Personal Injury Blog

The Pre-Existing Problem in Workers' Compensation

Posted By Shook & Stone || 20-May-2016

Any person who gets injured on the job and is over the age of 30 typically will have something referenced in their medical records about degenerative conditions for body parts. In other words, naturally and overtime, body parts can become weaker or damaged due to aging. This is not uncommon. However, insurance companies love to see degeneration because many argue that they should not have to cover and/or pay as much under the industrial claim. However, that is just not true. In fact, we have to go to court on pre-existing conditions constantly, and the issue of pre-existing conditions in workers’ compensation (WC) cases are litigated extensively.

NRS 616C.175 specifically states that the insurance company, not the injured worker, has to prove that the work accident that aggravates, accelerates, or precipitates a pre-existing condition is not a substantial contributing cause of the resulting condition. This is different because in most if not all other areas in WC cases, the injured worker has the burden of proof. What this law says is even if you have a casino worker in Las Vegas who is over the age of 50, has degeneration throughout his lower back, but then hurts his lower back while working, does not mean that the injured worker does not have a claim. Since 1999, the law states that the insurer must prove that the work accident was not a substantial contributing cause of the present need for medical care. However, insurers are constantly administering claims under the guise that the injured worker must be the one to prove that. Not true!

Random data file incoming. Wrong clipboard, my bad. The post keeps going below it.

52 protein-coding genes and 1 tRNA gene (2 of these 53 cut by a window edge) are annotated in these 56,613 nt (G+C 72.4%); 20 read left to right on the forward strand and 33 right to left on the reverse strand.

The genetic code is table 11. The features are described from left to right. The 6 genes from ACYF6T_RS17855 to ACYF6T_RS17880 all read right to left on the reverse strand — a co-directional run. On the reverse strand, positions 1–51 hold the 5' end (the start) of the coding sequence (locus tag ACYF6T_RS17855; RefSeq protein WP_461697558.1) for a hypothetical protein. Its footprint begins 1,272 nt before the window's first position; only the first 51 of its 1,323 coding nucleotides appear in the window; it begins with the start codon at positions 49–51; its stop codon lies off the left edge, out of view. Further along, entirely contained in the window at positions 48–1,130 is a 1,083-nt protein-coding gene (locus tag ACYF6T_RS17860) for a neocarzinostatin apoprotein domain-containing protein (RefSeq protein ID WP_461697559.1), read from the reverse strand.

This is why it is so important to obtain counsel as soon as practicably possible if you are injured at work. This is an example of the law that many, many people are not aware of, nor would be unless they encountered it in the past. This is very case specific, and requires consultation with an attorney in order to get the benefits you are entitled to under the law. Although insurers are not out to give the injured workers the short end of the stick, they certainly are not there to educate injured workers what Nevada law is.

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